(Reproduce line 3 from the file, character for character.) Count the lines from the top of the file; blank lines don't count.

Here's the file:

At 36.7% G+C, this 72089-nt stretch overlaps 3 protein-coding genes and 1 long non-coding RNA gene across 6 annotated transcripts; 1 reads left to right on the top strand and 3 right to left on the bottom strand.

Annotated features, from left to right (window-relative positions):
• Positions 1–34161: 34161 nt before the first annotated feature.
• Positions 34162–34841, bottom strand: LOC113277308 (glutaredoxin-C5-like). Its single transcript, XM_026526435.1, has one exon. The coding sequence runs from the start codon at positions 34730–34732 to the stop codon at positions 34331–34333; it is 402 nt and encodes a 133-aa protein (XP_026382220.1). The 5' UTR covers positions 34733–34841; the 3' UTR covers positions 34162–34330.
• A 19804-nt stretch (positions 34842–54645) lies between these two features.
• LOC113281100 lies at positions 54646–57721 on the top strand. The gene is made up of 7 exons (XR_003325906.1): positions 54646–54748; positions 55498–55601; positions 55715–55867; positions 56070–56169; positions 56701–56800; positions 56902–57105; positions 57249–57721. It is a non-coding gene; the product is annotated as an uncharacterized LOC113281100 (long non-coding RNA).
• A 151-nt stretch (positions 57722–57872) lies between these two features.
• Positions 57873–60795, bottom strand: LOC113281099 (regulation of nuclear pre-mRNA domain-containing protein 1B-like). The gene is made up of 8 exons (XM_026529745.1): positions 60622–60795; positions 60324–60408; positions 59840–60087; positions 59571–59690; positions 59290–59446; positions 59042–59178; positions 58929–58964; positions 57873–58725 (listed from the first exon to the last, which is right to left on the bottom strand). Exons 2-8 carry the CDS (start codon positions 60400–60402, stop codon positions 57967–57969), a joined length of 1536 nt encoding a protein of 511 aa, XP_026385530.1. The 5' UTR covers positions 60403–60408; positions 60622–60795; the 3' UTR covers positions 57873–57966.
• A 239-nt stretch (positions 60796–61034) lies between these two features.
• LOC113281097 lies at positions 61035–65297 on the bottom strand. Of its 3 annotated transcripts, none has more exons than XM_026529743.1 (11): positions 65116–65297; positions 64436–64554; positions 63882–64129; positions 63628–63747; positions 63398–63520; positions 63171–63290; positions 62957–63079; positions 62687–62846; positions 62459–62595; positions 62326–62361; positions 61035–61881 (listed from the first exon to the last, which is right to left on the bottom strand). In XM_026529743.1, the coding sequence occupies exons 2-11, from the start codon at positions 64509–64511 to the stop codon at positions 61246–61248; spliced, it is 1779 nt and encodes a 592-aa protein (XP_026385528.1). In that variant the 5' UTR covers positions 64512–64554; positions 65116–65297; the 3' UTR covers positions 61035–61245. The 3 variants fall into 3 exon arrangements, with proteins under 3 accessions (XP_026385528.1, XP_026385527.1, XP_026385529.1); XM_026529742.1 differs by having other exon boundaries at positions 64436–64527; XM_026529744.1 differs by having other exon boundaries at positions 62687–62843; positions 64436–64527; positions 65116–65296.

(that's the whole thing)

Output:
• Positions 1–34161: 34161 nt before the first annotated feature.